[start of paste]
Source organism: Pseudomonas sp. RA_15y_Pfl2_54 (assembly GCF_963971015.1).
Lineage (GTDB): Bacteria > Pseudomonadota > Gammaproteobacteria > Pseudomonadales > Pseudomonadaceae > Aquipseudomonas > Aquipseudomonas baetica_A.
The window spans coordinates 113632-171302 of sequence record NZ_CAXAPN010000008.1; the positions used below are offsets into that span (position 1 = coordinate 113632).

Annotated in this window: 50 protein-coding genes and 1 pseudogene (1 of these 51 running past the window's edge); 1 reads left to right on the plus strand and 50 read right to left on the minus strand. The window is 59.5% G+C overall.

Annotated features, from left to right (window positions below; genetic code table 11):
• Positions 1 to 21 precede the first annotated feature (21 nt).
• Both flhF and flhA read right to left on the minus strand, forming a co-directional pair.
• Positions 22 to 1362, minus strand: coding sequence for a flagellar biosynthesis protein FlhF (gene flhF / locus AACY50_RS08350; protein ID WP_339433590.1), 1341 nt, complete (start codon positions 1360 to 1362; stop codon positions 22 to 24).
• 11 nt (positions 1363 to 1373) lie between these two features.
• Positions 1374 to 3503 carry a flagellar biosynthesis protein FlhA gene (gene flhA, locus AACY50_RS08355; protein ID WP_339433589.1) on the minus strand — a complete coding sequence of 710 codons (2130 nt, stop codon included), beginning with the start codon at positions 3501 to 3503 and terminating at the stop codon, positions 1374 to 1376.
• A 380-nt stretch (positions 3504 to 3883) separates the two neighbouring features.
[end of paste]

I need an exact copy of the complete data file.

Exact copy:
Source organism: Pseudomonas sp. RA_15y_Pfl2_54 (assembly GCF_963971015.1).
Lineage (GTDB): Bacteria > Pseudomonadota > Gammaproteobacteria > Pseudomonadales > Pseudomonadaceae > Aquipseudomonas > Aquipseudomonas baetica_A.
The window spans coordinates 113632-171302 of sequence record NZ_CAXAPN010000008.1; the positions used below are offsets into that span (position 1 = coordinate 113632).

Annotated in this window: 50 protein-coding genes and 1 pseudogene (1 of these 51 running past the window's edge); 1 reads left to right on the plus strand and 50 read right to left on the minus strand. The window is 59.5% G+C overall.

Annotated features, from left to right (window positions below; genetic code table 11):
• Positions 1 to 21 precede the first annotated feature (21 nt).
• Both flhF and flhA read right to left on the minus strand, forming a co-directional pair.
• Positions 22 to 1362, minus strand: coding sequence for a flagellar biosynthesis protein FlhF (gene flhF / locus AACY50_RS08350; protein ID WP_339433590.1), 1341 nt, complete (start codon positions 1360 to 1362; stop codon positions 22 to 24).
• 11 nt (positions 1363 to 1373) lie between these two features.
• Positions 1374 to 3503 carry a flagellar biosynthesis protein FlhA gene (gene flhA, locus AACY50_RS08355; protein ID WP_339433589.1) on the minus strand — a complete coding sequence of 710 codons (2130 nt, stop codon included), beginning with the start codon at positions 3501 to 3503 and terminating at the stop codon, positions 1374 to 1376.
• A 380-nt stretch (positions 3504 to 3883) separates the two neighbouring features.